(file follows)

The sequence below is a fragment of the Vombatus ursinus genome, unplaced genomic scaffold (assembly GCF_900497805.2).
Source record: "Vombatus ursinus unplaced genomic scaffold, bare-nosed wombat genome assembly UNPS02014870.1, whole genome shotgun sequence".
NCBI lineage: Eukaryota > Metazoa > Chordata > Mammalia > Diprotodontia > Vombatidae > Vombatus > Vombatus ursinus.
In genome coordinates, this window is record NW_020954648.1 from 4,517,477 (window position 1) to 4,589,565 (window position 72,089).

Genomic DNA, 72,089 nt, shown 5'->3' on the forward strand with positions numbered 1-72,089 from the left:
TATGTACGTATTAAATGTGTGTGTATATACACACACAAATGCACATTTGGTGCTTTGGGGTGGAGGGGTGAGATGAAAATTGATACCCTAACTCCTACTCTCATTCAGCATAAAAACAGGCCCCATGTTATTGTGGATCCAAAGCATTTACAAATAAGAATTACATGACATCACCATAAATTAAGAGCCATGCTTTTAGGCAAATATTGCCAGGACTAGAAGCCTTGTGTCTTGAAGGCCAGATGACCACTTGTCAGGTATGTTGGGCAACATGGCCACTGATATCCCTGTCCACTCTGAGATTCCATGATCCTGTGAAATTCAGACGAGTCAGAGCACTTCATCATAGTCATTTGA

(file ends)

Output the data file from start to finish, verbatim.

The sequence below is a fragment of the Vombatus ursinus genome, unplaced genomic scaffold (assembly GCF_900497805.2).
Source record: "Vombatus ursinus unplaced genomic scaffold, bare-nosed wombat genome assembly UNPS02014870.1, whole genome shotgun sequence".
NCBI lineage: Eukaryota > Metazoa > Chordata > Mammalia > Diprotodontia > Vombatidae > Vombatus > Vombatus ursinus.
In genome coordinates, this window is record NW_020954648.1 from 4,517,477 (window position 1) to 4,589,565 (window position 72,089).

Genomic DNA, 72,089 nt, shown 5'->3' on the forward strand with positions numbered 1-72,089 from the left:
TATGTACGTATTAAATGTGTGTGTATATACACACACAAATGCACATTTGGTGCTTTGGGGTGGAGGGGTGAGATGAAAATTGATACCCTAACTCCTACTCTCATTCAGCATAAAAACAGGCCCCATGTTATTGTGGATCCAAAGCATTTACAAATAAGAATTACATGACATCACCATAAATTAAGAGCCATGCTTTTAGGCAAATATTGCCAGGACTAGAAGCCTTGTGTCTTGAAGGCCAGATGACCACTTGTCAGGTATGTTGGGCAACATGGCCACTGATATCCCTGTCCACTCTGAGATTCCATGATCCTGTGAAATTCAGACGAGTCAGAGCACTTCATCATAGTCATTTGA